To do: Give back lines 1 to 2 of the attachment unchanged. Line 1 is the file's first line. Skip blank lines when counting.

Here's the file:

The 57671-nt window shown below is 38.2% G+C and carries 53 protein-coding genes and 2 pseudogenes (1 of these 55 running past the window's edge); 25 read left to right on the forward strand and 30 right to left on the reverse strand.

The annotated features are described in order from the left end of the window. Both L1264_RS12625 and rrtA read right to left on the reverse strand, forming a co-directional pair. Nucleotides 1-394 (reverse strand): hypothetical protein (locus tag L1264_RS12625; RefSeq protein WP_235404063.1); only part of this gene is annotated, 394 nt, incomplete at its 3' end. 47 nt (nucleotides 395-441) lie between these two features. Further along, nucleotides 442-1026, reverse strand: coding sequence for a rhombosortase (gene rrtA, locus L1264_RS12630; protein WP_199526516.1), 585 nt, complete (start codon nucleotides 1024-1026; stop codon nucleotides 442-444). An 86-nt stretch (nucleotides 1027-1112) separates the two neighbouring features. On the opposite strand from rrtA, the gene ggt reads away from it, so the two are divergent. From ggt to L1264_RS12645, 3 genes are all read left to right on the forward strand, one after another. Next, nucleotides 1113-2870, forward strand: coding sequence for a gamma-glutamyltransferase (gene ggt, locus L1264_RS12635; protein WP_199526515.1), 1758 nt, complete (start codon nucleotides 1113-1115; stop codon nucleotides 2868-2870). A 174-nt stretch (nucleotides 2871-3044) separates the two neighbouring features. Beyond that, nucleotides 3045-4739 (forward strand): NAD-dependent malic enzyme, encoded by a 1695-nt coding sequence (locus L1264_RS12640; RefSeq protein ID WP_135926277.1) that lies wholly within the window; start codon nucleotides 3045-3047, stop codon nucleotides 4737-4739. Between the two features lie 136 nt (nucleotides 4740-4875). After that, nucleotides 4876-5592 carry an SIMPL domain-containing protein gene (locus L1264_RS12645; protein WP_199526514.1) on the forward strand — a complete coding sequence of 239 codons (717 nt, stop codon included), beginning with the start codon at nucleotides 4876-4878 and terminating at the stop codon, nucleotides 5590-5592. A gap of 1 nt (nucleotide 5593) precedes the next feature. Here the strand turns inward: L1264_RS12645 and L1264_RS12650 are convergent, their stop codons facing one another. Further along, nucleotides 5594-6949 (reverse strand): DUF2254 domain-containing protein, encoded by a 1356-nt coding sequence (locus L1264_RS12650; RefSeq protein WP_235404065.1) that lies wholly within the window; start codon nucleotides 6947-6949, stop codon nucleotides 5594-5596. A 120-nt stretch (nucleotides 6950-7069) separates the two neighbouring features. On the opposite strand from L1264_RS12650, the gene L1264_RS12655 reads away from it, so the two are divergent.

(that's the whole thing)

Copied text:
The 57671-nt window shown below is 38.2% G+C and carries 53 protein-coding genes and 2 pseudogenes (1 of these 55 running past the window's edge); 25 read left to right on the forward strand and 30 right to left on the reverse strand.

The annotated features are described in order from the left end of the window. Both L1264_RS12625 and rrtA read right to left on the reverse strand, forming a co-directional pair. Nucleotides 1-394 (reverse strand): hypothetical protein (locus tag L1264_RS12625; RefSeq protein WP_235404063.1); only part of this gene is annotated, 394 nt, incomplete at its 3' end. 47 nt (nucleotides 395-441) lie between these two features. Further along, nucleotides 442-1026, reverse strand: coding sequence for a rhombosortase (gene rrtA, locus L1264_RS12630; protein WP_199526516.1), 585 nt, complete (start codon nucleotides 1024-1026; stop codon nucleotides 442-444). An 86-nt stretch (nucleotides 1027-1112) separates the two neighbouring features. On the opposite strand from rrtA, the gene ggt reads away from it, so the two are divergent. From ggt to L1264_RS12645, 3 genes are all read left to right on the forward strand, one after another. Next, nucleotides 1113-2870, forward strand: coding sequence for a gamma-glutamyltransferase (gene ggt, locus L1264_RS12635; protein WP_199526515.1), 1758 nt, complete (start codon nucleotides 1113-1115; stop codon nucleotides 2868-2870). A 174-nt stretch (nucleotides 2871-3044) separates the two neighbouring features. Beyond that, nucleotides 3045-4739 (forward strand): NAD-dependent malic enzyme, encoded by a 1695-nt coding sequence (locus L1264_RS12640; RefSeq protein ID WP_135926277.1) that lies wholly within the window; start codon nucleotides 3045-3047, stop codon nucleotides 4737-4739. Between the two features lie 136 nt (nucleotides 4740-4875). After that, nucleotides 4876-5592 carry an SIMPL domain-containing protein gene (locus L1264_RS12645; protein WP_199526514.1) on the forward strand — a complete coding sequence of 239 codons (717 nt, stop codon included), beginning with the start codon at nucleotides 4876-4878 and terminating at the stop codon, nucleotides 5590-5592. A gap of 1 nt (nucleotide 5593) precedes the next feature. Here the strand turns inward: L1264_RS12645 and L1264_RS12650 are convergent, their stop codons facing one another. Further along, nucleotides 5594-6949 (reverse strand): DUF2254 domain-containing protein, encoded by a 1356-nt coding sequence (locus L1264_RS12650; RefSeq protein WP_235404065.1) that lies wholly within the window; start codon nucleotides 6947-6949, stop codon nucleotides 5594-5596. A 120-nt stretch (nucleotides 6950-7069) separates the two neighbouring features. On the opposite strand from L1264_RS12650, the gene L1264_RS12655 reads away from it, so the two are divergent.